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Discussion Starter #1
I went to a meet and greet and ramped an 89.5 on a 30 degree ramp?

How do I figure my score???
 
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Discussion Starter #2
Typically it is your ramp measurement divided by your wheelbase.

Ron
 
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Discussion Starter #4
Oh yeah, and the one at the bottom is Mine and Mike's dualing Rubi's...
 

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PBR Stitch said:
Typically it is your ramp measurement divided by your wheelbase.

Ron
vertical from the center of the hub correct?


edit: i was standing right there when wrath went up. i think he had a bit more to go before his tire would have lifted.
 
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Discussion Starter #6
I was try'n to ask them questions about the specifics of their ramp and they were just kind of blow'n me off.....

And when I went up, the guy that was measuring with a carpenters square was no where to be found....

It looks to be over 1100 as a quick check with the tape by me with my SO taking pics was around 55"....

It sure looked cool, I was smilling in the picture because the crowd sort of gasped, I knew it was pretty high at least in comparisons to all the other vehicles anyways. I asked the spectator if all three wheels were on the ground.
 
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Discussion Starter #7
Here is my opinion on Ramps:

I use ramps mainly to check clearance and rub issues. It's nice to be able to flex it and see what rubs and what doesn't.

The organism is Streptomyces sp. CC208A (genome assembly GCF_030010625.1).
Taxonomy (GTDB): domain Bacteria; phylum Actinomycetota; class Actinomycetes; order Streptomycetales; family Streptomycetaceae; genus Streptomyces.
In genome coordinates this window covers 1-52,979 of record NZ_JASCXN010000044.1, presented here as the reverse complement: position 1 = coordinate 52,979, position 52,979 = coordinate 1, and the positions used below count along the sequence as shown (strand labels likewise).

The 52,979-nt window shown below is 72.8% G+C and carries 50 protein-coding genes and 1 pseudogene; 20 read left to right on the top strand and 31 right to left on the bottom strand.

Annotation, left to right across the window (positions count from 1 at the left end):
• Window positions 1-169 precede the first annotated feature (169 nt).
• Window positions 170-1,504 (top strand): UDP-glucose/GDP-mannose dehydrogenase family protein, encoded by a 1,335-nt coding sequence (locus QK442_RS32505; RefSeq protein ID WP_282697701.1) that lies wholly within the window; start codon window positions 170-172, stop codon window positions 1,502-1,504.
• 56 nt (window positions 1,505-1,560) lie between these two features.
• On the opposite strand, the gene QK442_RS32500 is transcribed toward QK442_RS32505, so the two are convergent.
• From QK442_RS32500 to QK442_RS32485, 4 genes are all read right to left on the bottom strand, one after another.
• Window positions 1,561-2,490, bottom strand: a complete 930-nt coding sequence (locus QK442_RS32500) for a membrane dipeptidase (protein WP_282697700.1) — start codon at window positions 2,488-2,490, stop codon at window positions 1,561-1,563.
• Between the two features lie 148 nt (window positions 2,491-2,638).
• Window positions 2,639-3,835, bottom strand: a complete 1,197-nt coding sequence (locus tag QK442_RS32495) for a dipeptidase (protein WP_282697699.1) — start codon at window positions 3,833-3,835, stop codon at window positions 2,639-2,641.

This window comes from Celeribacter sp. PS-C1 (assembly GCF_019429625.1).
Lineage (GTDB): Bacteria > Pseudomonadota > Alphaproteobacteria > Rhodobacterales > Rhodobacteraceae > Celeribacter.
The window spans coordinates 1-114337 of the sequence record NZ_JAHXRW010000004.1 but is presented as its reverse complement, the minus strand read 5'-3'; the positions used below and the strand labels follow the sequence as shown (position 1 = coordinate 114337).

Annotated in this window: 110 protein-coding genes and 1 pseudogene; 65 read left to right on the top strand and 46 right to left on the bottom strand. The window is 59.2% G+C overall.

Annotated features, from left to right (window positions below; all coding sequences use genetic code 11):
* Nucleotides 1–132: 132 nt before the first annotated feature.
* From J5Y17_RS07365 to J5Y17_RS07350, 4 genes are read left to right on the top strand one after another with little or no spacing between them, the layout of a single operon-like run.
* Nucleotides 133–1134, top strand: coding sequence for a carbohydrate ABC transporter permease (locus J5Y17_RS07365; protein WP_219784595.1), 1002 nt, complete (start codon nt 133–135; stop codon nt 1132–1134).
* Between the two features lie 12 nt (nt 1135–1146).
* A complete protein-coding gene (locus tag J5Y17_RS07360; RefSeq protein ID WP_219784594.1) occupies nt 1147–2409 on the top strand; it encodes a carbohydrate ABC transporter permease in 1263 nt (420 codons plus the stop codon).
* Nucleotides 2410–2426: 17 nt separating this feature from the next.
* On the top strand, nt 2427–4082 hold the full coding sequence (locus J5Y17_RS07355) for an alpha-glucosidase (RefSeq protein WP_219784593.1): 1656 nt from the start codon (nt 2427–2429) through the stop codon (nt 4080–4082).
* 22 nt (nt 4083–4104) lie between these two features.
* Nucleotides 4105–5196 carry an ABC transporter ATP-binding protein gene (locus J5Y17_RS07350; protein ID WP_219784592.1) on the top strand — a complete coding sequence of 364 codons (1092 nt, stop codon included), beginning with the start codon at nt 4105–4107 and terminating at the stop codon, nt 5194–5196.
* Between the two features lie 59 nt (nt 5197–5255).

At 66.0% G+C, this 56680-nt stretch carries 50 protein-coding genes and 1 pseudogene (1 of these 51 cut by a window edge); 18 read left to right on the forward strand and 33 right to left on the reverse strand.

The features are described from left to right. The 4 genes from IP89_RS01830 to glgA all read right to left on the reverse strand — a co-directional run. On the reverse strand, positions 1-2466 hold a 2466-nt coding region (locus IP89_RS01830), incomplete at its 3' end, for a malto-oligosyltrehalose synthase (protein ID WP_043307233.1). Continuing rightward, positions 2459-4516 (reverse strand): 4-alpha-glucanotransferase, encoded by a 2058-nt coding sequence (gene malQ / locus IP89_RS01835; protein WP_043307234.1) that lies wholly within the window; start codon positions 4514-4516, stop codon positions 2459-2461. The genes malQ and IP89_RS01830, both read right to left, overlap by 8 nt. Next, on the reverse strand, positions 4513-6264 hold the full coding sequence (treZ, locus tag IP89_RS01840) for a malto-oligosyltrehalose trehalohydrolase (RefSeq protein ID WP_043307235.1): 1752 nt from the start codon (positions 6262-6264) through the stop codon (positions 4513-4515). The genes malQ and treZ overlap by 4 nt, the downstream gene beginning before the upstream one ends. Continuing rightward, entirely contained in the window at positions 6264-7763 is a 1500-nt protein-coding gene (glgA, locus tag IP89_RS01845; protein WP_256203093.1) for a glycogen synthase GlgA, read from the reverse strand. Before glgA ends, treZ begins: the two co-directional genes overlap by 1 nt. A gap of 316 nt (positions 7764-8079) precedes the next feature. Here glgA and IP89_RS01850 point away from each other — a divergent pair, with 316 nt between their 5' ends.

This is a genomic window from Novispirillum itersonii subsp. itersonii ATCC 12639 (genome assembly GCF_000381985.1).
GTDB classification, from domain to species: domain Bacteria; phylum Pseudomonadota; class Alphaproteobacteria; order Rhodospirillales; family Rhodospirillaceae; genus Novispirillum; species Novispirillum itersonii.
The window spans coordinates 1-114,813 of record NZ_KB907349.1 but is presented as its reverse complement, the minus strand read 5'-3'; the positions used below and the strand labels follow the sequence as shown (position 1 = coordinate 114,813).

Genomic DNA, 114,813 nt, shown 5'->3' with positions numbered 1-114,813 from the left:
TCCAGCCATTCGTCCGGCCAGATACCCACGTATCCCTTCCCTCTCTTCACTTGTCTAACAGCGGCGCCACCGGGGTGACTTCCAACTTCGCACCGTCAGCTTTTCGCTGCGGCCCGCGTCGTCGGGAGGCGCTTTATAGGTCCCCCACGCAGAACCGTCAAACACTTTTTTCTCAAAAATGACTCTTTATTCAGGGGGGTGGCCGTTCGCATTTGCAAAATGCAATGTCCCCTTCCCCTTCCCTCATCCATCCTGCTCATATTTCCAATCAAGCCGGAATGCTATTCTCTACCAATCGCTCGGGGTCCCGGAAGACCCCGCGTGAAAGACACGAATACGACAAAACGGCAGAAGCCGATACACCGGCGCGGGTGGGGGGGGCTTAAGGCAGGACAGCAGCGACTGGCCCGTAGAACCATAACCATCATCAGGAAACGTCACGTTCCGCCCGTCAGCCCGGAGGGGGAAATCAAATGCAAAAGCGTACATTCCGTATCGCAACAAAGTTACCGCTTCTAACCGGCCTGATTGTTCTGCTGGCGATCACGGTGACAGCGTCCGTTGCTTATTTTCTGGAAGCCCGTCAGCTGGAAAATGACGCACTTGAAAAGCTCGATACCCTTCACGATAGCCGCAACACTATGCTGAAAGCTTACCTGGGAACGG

Here is the basic problems with a ramp.
1) The people measureing, unless it is the same guy for every measurement, doing it exactly the same way the measurements will change.
2) Tire pressure, try this experiment one time. Run the ramp at street pressure, then run the ramp at trail pressure. You will get a better score at trail pressure.
3) Tire placement. The tire needs to be run on the ramp near, but not over the edge of the ramp. I've seen them run up the edge of the ramp with half the tire off the side of the ramp (i.e. hanging below = larger score)
4) The Ramp construction. Take a look at the mesh on the ramp and see if is pushed down or is pushing down with the weight of the tire. If it is you can actually get a higher score.
5) Take identical rigs, but with different tires and run the Ramp You will get different scores. Now run identical rigs, but have one with a wider axle. The wider axle will get a better score because we do not calculate for axle width. example would be a rig that could rotate its front axle completely vertical. With a 36" axle it would only be able to get up the ramp about 34" vertical height (compensate for tire on ramp and other tire hitting ramp) now, put a 48" axle on this rig, guess what, you could now go up about 46". Who has greater flex? In reality neither.